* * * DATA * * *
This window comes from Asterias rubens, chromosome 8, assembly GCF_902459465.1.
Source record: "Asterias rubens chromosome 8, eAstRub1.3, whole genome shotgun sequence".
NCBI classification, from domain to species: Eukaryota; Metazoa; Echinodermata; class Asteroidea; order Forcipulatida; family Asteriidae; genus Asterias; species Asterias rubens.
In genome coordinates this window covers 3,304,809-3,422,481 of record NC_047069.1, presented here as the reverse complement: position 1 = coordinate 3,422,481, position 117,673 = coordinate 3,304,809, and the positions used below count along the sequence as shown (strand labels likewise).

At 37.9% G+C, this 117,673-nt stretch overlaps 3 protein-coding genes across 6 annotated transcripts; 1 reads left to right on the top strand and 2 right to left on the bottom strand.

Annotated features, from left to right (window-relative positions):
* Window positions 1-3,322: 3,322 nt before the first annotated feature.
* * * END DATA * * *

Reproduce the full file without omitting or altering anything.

This window comes from Asterias rubens, chromosome 8, assembly GCF_902459465.1.
Source record: "Asterias rubens chromosome 8, eAstRub1.3, whole genome shotgun sequence".
NCBI classification, from domain to species: Eukaryota; Metazoa; Echinodermata; class Asteroidea; order Forcipulatida; family Asteriidae; genus Asterias; species Asterias rubens.
In genome coordinates this window covers 3,304,809-3,422,481 of record NC_047069.1, presented here as the reverse complement: position 1 = coordinate 3,422,481, position 117,673 = coordinate 3,304,809, and the positions used below count along the sequence as shown (strand labels likewise).

At 37.9% G+C, this 117,673-nt stretch overlaps 3 protein-coding genes across 6 annotated transcripts; 1 reads left to right on the top strand and 2 right to left on the bottom strand.

Annotated features, from left to right (window-relative positions):
* Window positions 1-3,322: 3,322 nt before the first annotated feature.